Medical records are widely counted among a person’s most private information. But the AP found that WikiLeaks also routinely publishes identity records, phone numbers and other information easily exploited by criminals.
The DNC files published last month carried more than two dozen Social Security and credit card numbers, according to an AP analysis assisted by New Hampshire-based compliance firm DataGravity. Two of the people named in the files told AP they were targeted by identity thieves following the leak, including a retired U.S. diplomat who said he also had to change his number after being bombarded by threatening messages.
The number of people affected easily reaches into the hundreds. Paul Dietrich, a transparency activist, said a partial scan of the Saudi cables alone turned up more than 500 passport, identity, academic or employment files.
The AP independently found three dozen records pertaining to family issues in the cables – including messages about marriages, divorces, missing children, elopements and custody battles. Many are very personal, like the marital certificates which reveal whether the bride was a virgin. Others deal with Saudis who are deeply in debt, including one man who says his wife stole his money. One divorce document details a male partner’s infertility. Others identify the partners of women suffering from sexually transmitted diseases including HIV and Hepatitis C.
Lisa Lynch, who teaches media and communications at Drew University and has followed WikiLeaks for years, said Assange may not have had the staff or the resources to properly vet what he published. Or maybe he felt that the urgency of his mission trumped privacy concerns.
“For him the ends justify the means,” she said.
Evolving view of privacy
Initially conceived as a Wikipedia-style platform for leakers, WikiLeaks’ initial plan was for a “worldwide community of informed users” to curate the material it released wholesale, according to the site’s now defunct question-and-answer page. Prominent transparency advocate Steven Aftergood privately warned Assange a few days before the site’s debut that the publish-everything approach was problematic.
“Publication of information is not always an act of freedom,” Aftergood said in an email sent in late 2006. “It can also be an act of aggression or oppression.”
Those concerns were heightened after WikiLeaks published a series of documents leaked by U.S. Army intelligence analyst Bradley Manning, now known as Chelsea, in 2010. The publication provided explosive evidence of human rights abuses in Iraq and Pakistani cooperation with the Taliban in Afghanistan – among many other revelations – but it also led to allegations that civilians in war zones had been endangered.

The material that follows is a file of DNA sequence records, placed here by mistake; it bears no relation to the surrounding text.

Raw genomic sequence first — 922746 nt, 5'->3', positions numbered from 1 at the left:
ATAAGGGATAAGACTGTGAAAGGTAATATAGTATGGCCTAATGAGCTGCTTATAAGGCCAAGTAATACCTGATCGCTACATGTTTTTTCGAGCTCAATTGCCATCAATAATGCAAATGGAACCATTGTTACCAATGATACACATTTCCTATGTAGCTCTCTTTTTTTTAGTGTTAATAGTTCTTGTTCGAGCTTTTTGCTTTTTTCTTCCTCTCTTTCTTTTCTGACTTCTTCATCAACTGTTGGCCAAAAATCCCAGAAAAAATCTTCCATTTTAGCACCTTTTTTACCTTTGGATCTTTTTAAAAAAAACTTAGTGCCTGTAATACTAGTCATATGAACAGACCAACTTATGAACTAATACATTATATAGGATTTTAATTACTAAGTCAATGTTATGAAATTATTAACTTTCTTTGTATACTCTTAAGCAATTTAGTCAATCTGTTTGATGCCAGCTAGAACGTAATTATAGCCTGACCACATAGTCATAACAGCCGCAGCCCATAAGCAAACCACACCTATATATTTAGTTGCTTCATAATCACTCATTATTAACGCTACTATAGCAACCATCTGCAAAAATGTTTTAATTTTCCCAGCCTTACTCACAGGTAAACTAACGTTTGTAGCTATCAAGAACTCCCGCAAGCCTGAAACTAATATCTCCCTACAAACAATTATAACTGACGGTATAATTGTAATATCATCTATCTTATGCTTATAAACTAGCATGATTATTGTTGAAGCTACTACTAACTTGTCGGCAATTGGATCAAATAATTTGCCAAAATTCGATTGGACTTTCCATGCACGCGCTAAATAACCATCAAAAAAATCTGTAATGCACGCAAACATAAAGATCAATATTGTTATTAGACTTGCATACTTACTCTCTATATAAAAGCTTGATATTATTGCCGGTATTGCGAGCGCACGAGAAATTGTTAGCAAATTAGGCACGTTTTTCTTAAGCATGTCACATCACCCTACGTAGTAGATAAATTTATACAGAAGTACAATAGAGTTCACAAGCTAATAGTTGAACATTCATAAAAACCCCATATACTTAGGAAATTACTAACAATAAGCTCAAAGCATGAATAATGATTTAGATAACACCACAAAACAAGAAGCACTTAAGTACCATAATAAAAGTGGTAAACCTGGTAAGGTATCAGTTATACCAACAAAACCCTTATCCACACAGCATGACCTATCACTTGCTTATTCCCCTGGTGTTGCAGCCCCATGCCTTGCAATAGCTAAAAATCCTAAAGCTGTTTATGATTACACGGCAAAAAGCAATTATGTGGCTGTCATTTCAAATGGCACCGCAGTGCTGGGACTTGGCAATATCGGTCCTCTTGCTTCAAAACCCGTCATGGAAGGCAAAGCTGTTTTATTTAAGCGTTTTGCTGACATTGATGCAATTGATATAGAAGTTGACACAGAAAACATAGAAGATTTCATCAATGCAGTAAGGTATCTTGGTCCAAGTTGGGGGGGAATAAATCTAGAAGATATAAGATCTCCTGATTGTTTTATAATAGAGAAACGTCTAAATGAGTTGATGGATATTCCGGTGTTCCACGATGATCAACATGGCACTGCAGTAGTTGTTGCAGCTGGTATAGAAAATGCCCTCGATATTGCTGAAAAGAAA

Assange insisted WikiLeaks had a system to keep ordinary people’s information safe.
“We have a harm minimization policy,” the Australian told an audience in Oxford, England in July of 2010. “There are legitimate secrets. Your records with your doctor, that’s a legitimate secret.”
Assange initially leaned on cooperating journalists, who flagged sensitive material to WikiLeaks which then held them back for closer scrutiny. But Assange was impatient with the process, describing it as time-consuming and expensive.
“We can’t sit on material like this for three years with one person to go through the whole lot, line-by-line, to redact,” he told London’s Frontline Club the month after his talk in Oxford. “We have to take the best road that we can.”
Assange’s attitude has hardened since. A brief experiment with automatic redactions was aborted. The journalist-led redactions were abandoned too after Assange’s relationship with the London press corps turned toxic. By 2013 WikiLeaks had written off the redaction efforts as a wrong move.
Withholding any data at all “legitimizes the false propaganda of ‘information is dangerous,’” the group argued on Twitter.
But some private information genuinely is dangerous, courting serious consequences for the people involved.
Three Saudi cables published by the WikiLeaks identified domestic workers who’d been tortured or sexually abused by their employers, giving the women’s full names and passport numbers. One cable named a male teenager who was raped by a man while abroad; a second identified another male teenager who was so violently raped his legs were broken; a third outlined the details of a Saudi man detained for “sexual deviation” – a derogatory term for homosexuality.
Scott Long, an LGBT rights activist who has worked in the Middle East, said the names of rape victims were off-limits. And he worried that releasing the names of people persecuted for their sexuality only risked magnifying the harm caused by oppressive officials.
“You’re legitimizing their surveillance, not combating it,” Long said.